You probably already have a general idea of what public relations (PR) is, just based on phrases you’ve heard in the media in the past. Statements like “this is a PR nightmare” when a CEO’s troubled past is revealed, or “her PR team must be amazing” when a celebrity manages to spin a conflict in her favor provide insight into a part of what PR is all about. But, what you might not realize is that PR isn’t only about crisis management and celebrities, and doesn’t only exist to benefit the target of its efforts.
What is PR, Exactly?
PR involves managing an organization’s image at all times. Whenever an organization communicates with the public in some manner, you’re engaging with their PR strategy. Every tweet, press release, image, and blog is carefully considered and executed to engage the public and convey a particular sentiment. And the interesting thing is that these interactions and sentiments do not exist only to benefit the entity, but the public as well. We all have something to gain from engaging with PR. In fact, in 2012, the Public Relations Society of America updated its definition of PR to “a strategic communication process that builds mutually beneficial relationships between organizations and their publics.” This definition accurately highlights how an effective public relations strategy should be a two-way street. PR shouldn’t be something that exists solely to keep a company or individual in a positive light for appearance’s sake, but rather to engage the public effectively so they can get something positive out of an organization as well.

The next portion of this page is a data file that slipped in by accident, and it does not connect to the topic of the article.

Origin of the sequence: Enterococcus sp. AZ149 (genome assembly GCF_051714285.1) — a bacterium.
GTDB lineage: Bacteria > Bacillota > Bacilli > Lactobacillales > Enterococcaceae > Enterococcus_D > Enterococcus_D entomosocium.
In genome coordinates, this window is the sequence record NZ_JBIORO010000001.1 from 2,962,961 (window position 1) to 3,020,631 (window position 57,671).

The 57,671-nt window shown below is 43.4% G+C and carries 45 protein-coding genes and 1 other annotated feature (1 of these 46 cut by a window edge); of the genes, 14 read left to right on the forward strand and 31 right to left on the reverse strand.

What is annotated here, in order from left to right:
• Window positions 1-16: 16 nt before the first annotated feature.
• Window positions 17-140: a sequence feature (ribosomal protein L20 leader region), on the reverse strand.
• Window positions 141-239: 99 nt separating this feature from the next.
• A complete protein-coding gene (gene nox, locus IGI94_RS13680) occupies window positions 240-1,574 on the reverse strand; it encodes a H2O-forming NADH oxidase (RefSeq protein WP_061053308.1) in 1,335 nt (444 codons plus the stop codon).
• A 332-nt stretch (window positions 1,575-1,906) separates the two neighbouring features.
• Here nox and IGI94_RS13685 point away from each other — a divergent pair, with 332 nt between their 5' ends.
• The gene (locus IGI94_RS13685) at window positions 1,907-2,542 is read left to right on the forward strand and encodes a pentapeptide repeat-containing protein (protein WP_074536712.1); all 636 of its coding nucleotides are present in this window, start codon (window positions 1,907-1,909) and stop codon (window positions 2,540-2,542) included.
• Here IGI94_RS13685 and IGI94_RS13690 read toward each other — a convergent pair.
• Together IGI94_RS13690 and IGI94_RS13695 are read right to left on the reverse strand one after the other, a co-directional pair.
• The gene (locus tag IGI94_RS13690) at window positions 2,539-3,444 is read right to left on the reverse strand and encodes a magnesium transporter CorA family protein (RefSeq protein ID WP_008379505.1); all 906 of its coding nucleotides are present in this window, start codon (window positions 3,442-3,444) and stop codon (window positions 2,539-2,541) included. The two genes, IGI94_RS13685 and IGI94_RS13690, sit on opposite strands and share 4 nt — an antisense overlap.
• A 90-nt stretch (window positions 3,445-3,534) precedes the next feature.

In the modern age of technology, social media, and the internet, public relations has started to focus on the metric of “engagement.” This shifts PR strategy goals from passive,such as reading a blurb or viewing an image, to something more active, like sharing a Facebook post or retweeting a website link. Now you have your audience actively taking part in spreading your organization’s message. And when an audience feels compelled to share content with their connections, they invite a new audience to take part in the experience. Accordingly, high engagement is an excellent measure of PR success. Not only does it indicate that your audience is responding well to your message, but you also know that the message is being broadcasted further.
Anyone wondering “what is PR?” should know that there is more to PR than just making sure distributed content has a desired effect on an audience. You also have to make sure that the message you’re putting out to the public is internalized effectively within your organization. By this we mean that you need to be sure you have the right personnel to accurately represent, understand, and execute internal business affairs as they are presented outwardly. After all, your goal is to try and represent your organization in a positive light, and ensuring you can actually deliver helps to ensure your good reputation stays that way.